• Jared Diamond, Collapse: How Societies Choose to Fail or Survive, excerpt from chapter16, ‘The World as a Polder: What Does It All Mean to Us Today?’ pp. 486-499.

Session 5. Trends in domestic & international politics

Required reading:

  • Yuval Harari, ‘The age of disorder: Why technology is the greatest threat to humankind’, New Statesman, July 2017
  • Michael J. Abramowitz, ‘Freedom in the World 2018: Democracy in Crisis’
  • Guillén and Ontiveros, Global Turning-Points, chapter 5: ‘From dictatorship to democracy and failed states’, pp. 66-85.

 Recommended reading:

  • Daron Acemoglu and James A. Robinson, Why Nations Fail: The Origins of Power, Prosperity and Poverty (London: Profile Books, 2013), chapter 3: ‘The Making of Prosperity and Poverty’, pp. 70-95.

Session 6. No ordinary disruption: The four forces shaping the future of the world economy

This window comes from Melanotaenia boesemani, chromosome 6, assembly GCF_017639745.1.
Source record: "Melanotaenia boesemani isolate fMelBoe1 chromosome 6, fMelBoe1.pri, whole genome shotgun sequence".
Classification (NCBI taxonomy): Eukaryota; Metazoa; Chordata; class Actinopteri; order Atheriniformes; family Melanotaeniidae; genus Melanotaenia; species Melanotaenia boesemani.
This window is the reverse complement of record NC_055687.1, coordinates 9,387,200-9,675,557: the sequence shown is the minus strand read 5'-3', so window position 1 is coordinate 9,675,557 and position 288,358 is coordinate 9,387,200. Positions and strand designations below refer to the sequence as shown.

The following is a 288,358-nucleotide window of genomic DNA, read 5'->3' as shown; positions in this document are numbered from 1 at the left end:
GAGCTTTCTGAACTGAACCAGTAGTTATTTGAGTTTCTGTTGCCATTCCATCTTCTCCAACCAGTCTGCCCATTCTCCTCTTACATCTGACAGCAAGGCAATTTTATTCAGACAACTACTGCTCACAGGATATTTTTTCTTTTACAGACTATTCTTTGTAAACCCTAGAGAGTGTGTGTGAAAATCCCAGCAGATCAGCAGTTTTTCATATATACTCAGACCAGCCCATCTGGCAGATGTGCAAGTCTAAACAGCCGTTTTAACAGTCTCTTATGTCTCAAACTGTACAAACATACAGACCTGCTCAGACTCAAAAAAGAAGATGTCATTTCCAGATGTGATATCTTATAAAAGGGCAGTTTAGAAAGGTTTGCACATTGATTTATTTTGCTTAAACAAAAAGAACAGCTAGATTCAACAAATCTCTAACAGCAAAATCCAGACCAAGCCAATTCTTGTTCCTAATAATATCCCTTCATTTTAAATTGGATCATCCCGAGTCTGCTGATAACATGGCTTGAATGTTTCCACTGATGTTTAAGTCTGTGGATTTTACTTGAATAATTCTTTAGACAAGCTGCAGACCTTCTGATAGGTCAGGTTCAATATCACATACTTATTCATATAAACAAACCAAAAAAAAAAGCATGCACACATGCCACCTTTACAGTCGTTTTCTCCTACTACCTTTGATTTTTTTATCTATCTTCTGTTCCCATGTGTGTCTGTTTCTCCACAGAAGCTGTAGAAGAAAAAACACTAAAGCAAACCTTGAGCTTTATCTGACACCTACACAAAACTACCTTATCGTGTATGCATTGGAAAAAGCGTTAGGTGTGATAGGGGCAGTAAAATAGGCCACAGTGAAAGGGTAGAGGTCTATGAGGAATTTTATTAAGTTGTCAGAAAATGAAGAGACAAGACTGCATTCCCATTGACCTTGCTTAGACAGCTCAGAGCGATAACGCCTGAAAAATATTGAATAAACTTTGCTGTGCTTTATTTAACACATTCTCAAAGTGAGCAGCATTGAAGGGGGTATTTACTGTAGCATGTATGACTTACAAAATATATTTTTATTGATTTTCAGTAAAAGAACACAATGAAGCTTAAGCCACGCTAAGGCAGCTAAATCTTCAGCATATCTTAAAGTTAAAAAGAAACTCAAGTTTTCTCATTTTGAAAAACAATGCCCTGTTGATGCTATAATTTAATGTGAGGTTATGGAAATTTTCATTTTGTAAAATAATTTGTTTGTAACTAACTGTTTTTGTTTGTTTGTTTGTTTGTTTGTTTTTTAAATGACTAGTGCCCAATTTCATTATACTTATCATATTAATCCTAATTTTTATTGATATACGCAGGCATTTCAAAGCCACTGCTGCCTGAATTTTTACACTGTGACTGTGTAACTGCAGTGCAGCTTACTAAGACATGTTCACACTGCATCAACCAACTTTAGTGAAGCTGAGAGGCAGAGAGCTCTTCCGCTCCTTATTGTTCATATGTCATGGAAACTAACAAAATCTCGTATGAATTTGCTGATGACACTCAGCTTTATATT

Guest speaker (invited)

  • Ms Tera Allas, Visiting Fellow, McKinsey Global Institute; former director-general, Department of Business, Innovation and Skills, UK government; INSEAD alumnus (1993)

Required reading:

  • Richard Dobbs, James Manyika and Jonathan Woetzel, No Ordinary Disruption: The Four Global Forces Breaking All The Trends (New York: McKinsey and PublicAffairs, 2015), introduction: ‘An Intuition Reset’, pp. 1-12.

Session 7. Conclusions: Scenarios of the World 2050 & Project Presentations

Required reading:

  • Acemoglu, ‘The World Our Grandchildren Will Inherit’, in: Ignacio Palacios-Huerta (ed.), In 100 Years, pp. 15-35.
  • Ian Morris, Why the West Rules – For Now (New York: Picador, 2010), excerpts from introduction, pp. 24-35 and chapter 11: ‘Why the West Rules ..’, pp. 576-581 and chapter 12: ‘.. For Now’, pp. 582-622.
  • Diamond, Collapse, chapter 14, ‘Why Do Some Societies Make Disastrous Decisions?’ pp. 419-440.

Recommended reading:

  • Stephen Hawking, ‘This is the most dangerous time for our planet’, The Guardian, 1 December 2016.